Thomas Jefferson Papers

To Thomas Jefferson from Louis Guillaume Otto, 25 September 1787

From Louis Guillaume Otto

A Newyork le 25. 7bre. 1787


Je profite du depart d’un Batiment Marchand pour vous addresser plusieurs exemplaires de la nouvelle Constitution proposée par l’Assemblée federale de Philadelphia. On espere assés généralement que les peuples ratifieront ce nouveau plan de Gouvernement; du moins les patriotes et les amis de l’Amerique le desirent avec ardeur.

Je suis avec respect Monsieur, de Votre Excellence le très humble et très obeissant serviteur


RC (DLC); endorsed. Recorded in SJL as received 15 Nov. 1787. Enclosure: The copies of the Federal Constitution that Otto sent may have been newspaper reprints from the first public text—that which appeared in the Pennsylvania Packet and Daily Advertiser for 19 Sep. 1787—or they may have been one of the pamphlet editions that appeared in Philadelphia and elsewhere almost immediately.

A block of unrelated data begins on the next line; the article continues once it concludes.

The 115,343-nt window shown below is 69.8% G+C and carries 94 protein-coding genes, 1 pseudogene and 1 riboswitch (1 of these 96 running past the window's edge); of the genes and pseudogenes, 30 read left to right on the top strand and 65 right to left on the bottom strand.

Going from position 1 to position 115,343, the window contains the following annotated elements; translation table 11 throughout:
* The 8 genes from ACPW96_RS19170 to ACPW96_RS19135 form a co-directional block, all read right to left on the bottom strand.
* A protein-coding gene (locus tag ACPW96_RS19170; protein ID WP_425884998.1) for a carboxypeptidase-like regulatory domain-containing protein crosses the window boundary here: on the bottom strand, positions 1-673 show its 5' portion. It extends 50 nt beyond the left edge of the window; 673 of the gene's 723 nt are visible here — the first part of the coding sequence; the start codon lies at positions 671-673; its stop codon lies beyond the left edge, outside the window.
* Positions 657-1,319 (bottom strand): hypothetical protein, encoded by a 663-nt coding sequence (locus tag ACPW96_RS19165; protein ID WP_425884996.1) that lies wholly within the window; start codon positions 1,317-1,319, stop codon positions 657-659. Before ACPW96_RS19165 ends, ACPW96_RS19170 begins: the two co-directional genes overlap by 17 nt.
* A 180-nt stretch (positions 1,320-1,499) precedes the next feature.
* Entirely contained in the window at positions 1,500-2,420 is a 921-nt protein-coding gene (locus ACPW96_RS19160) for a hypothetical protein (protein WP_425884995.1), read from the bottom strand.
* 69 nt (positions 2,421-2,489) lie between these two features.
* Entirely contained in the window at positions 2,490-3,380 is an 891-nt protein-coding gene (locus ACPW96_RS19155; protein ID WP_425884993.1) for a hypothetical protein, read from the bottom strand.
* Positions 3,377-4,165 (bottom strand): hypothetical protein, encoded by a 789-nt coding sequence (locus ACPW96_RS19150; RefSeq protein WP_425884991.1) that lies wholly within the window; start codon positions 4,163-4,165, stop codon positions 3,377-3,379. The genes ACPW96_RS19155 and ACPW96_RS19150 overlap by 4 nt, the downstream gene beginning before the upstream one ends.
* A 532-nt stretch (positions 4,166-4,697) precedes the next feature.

The present letter and its enclosures preceded by five days the similar one that Otto wrote Montmorin, perhaps because the copy of the Constitution sent the latter was in translation; both letters were received in Paris on 15 Nov. 1787 and both evidently went by the same merchant vessel (Otto to Montmorin, 10 and 30 Sep. 1787; Arch. Aff. Etr., Paris, Corr. Pol., E.-U., xxxii; Tr in DLC). The official copy of the Constitution that Washington sent TJ on 18 Sep. arrived more than a month after the present communication. Otto’s copies were the first that TJ received directly from America, but he had already received a copy forwarded by Adams some two days before the present letter and its enclosures arrived (see TJ to Smith, 13 Nov. 1787).

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